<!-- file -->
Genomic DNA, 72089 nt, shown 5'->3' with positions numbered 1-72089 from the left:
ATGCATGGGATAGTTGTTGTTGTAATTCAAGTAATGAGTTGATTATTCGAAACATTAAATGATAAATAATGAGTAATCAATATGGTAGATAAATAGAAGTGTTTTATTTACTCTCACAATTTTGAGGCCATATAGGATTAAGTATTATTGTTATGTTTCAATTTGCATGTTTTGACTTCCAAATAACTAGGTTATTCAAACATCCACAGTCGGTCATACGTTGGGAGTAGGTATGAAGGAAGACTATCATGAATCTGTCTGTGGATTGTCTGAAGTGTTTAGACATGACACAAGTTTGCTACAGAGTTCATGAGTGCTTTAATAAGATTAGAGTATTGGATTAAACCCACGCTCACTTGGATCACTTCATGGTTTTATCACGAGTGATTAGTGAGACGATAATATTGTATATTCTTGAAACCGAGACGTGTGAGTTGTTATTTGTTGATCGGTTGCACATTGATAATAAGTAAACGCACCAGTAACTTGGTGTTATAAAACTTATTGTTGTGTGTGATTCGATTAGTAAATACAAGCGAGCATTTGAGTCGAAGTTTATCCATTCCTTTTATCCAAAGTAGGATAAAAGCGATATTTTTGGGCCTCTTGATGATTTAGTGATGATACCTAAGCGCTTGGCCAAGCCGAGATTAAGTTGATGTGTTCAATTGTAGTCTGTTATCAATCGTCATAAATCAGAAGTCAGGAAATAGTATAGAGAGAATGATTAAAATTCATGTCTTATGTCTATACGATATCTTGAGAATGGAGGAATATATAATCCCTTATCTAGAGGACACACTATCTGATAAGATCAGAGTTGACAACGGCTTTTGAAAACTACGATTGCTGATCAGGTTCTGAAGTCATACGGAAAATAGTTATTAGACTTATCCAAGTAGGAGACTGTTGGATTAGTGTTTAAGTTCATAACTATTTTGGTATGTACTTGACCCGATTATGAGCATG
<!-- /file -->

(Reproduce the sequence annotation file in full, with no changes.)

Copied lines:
Genomic DNA, 72089 nt, shown 5'->3' with positions numbered 1-72089 from the left:
ATGCATGGGATAGTTGTTGTTGTAATTCAAGTAATGAGTTGATTATTCGAAACATTAAATGATAAATAATGAGTAATCAATATGGTAGATAAATAGAAGTGTTTTATTTACTCTCACAATTTTGAGGCCATATAGGATTAAGTATTATTGTTATGTTTCAATTTGCATGTTTTGACTTCCAAATAACTAGGTTATTCAAACATCCACAGTCGGTCATACGTTGGGAGTAGGTATGAAGGAAGACTATCATGAATCTGTCTGTGGATTGTCTGAAGTGTTTAGACATGACACAAGTTTGCTACAGAGTTCATGAGTGCTTTAATAAGATTAGAGTATTGGATTAAACCCACGCTCACTTGGATCACTTCATGGTTTTATCACGAGTGATTAGTGAGACGATAATATTGTATATTCTTGAAACCGAGACGTGTGAGTTGTTATTTGTTGATCGGTTGCACATTGATAATAAGTAAACGCACCAGTAACTTGGTGTTATAAAACTTATTGTTGTGTGTGATTCGATTAGTAAATACAAGCGAGCATTTGAGTCGAAGTTTATCCATTCCTTTTATCCAAAGTAGGATAAAAGCGATATTTTTGGGCCTCTTGATGATTTAGTGATGATACCTAAGCGCTTGGCCAAGCCGAGATTAAGTTGATGTGTTCAATTGTAGTCTGTTATCAATCGTCATAAATCAGAAGTCAGGAAATAGTATAGAGAGAATGATTAAAATTCATGTCTTATGTCTATACGATATCTTGAGAATGGAGGAATATATAATCCCTTATCTAGAGGACACACTATCTGATAAGATCAGAGTTGACAACGGCTTTTGAAAACTACGATTGCTGATCAGGTTCTGAAGTCATACGGAAAATAGTTATTAGACTTATCCAAGTAGGAGACTGTTGGATTAGTGTTTAAGTTCATAACTATTTTGGTATGTACTTGACCCGATTATGAGCATG